Greater demand for more data exchange within data centers is being driven by mobile computing and the Internet-of-Everything. In 2011, it was estimated that over 1 Zettabytes (ZB) of data was pushed through the internet. That’s 1×10[SUP]21[/SUP] bytes of data. And, that amount has been doubling every 3 years since. Given that rate, it is estimated that by 2017 we will be looking at 7ZB of data being exchanged over the internet per year. This semiconductor industry has responded with 100Gbps transceivers and work is active on 400Gbps versions. With 400Gbps comes two additional pushes. The first is a move to longer reach fiber-based connections to overcome copper’s current limitation of 100 meters. The fiber/optical connections promise up to 2km reach at these speeds and higher. The second is the push towards using fiber/optical for ultra-short reach board-to-board and even chip-to-chip connections where 10’s of Terabytes per second rates are desired (see figure).
We have heard a lot about integrated photonics and how it will be deployed to address bandwidth challenges, yet we have not seen adoption of photonic processes by the major fabs. Then I read chapter 10, in a recently published book entitled, Silicon Photonics III and I was stunned. The chapter was contributed by a team from ST Microelectronicswhere they published no less than 35 pages detailing their efforts to integrate a photonics process into one of their 300mm SOI fabs. How did I miss this? Until reading this, everything else I had read about photonic detailed achievements in laboratories and universities where photonic engineers were investigating new materials or defining better ways to modulate or control light. Chapter 10 put things into a totally different light (pun intended). This was a group of serious semiconductor professionals doing what they do best. They were integrating a process in preparation for large scale production.
You can tell things are getting serious when you starting reading phrases such as these:
– Qualification runs
– Reliability test chips
– Optical & Electrical wafer sorting
– Production test methodologies and equipment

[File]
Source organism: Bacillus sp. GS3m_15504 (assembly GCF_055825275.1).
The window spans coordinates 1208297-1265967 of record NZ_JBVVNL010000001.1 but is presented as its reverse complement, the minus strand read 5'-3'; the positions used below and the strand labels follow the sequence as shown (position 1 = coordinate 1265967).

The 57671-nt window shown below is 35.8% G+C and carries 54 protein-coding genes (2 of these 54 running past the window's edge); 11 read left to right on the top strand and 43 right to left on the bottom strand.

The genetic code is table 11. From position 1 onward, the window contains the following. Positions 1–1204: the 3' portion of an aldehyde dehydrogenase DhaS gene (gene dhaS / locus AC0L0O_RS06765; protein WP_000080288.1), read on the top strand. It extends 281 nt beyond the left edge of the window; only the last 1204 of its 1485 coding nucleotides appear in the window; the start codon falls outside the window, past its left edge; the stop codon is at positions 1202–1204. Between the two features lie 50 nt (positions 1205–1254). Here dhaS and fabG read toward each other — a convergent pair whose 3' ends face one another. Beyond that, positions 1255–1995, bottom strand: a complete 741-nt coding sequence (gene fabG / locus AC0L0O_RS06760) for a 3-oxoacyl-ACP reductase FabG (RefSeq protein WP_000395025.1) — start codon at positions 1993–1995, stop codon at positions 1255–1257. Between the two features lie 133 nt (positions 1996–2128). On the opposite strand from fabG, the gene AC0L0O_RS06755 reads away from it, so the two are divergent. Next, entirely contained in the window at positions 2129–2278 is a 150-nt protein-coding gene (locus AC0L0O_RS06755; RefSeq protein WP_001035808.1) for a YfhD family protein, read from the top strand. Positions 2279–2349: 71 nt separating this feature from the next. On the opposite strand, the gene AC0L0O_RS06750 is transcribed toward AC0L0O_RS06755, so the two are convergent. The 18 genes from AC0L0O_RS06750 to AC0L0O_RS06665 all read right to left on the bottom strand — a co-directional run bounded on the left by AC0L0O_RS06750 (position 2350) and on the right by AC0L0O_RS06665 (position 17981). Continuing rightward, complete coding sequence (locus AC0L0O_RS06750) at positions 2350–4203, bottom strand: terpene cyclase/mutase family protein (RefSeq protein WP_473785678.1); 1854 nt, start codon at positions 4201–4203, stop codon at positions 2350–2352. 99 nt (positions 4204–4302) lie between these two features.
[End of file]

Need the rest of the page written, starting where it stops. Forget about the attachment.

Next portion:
– Photonic process integration and process control
– Process monitoring / characterization
– Silicon-based model extraction
– Optical SPICE modeling
– Silicon-to-SPICE model correlation (see figure)
– Stress and temperature dependent modeling
Add to this, seeing wafer maps showing cross-wafer parameter variance and whisker charts showing lot-to-lot performance of various metrics and you know that you are no longer looking at an experiment in a lab. The ST team was detailing what they were doing to bring about a production worthy optical platform. Then consider all of this work is wrapped around the words “300mm” and you also realize that a major investment is being made even as we speak. One shudders to think of how many more resources are being deployed working on products to fill this line once it is fully up and running. The good news for ST is that they claim that this effort uses the same fab equipment as their regular SOI lines, at least on the fabrication side. That means new capital investments were minimal. That is not to say however that this photonic process is the same as their existing SOI logic processes. In fact, the book chapter is littered with new three and four letter acronyms that would imply otherwise. Things like DSOI which stands for double-SOI where ST is modifying the base wafer to improve the surface coupling efficiency of gratings used to bring light on and off of the IC. They did this by adding a polysilicon layer buried in the BOX to create the equivalent of a Bragg reflector that reduces the amount of light lost through the silicon. Additionally, they added the ability to do multiple partial etch steps enabling them to etch to different depths in different areas of the die. This enables ST to optimize the photonic wave guides for lower loss and tighter turns, which means smaller footprint die. There has also been a considerable amount of work done to quantify the effects of stress and temperature on the various photonic components. This is because ST knows that they will be flip-chip assembling electronic die on top of photonic die and interposers and the photonics must work even when stressed by Cu Pillars and TSVs (through-silicon-vias) and by the heat generated from the electrical die.
While there is still much work to be done, this article to me was a watershed event as it represents a real shift of photonics out of the labs and into the fabs. It doesn’t yet represent a fabless photonic eco-system but moving silicon photonics into a 300mm fab is a serious step forward for photonics and that’s good for anyone working in this space.Share this post via:
0 Replies to “Si Photonics in a 300mm Fab – This is Getting Serious!”
You must register or log in to view/post comments.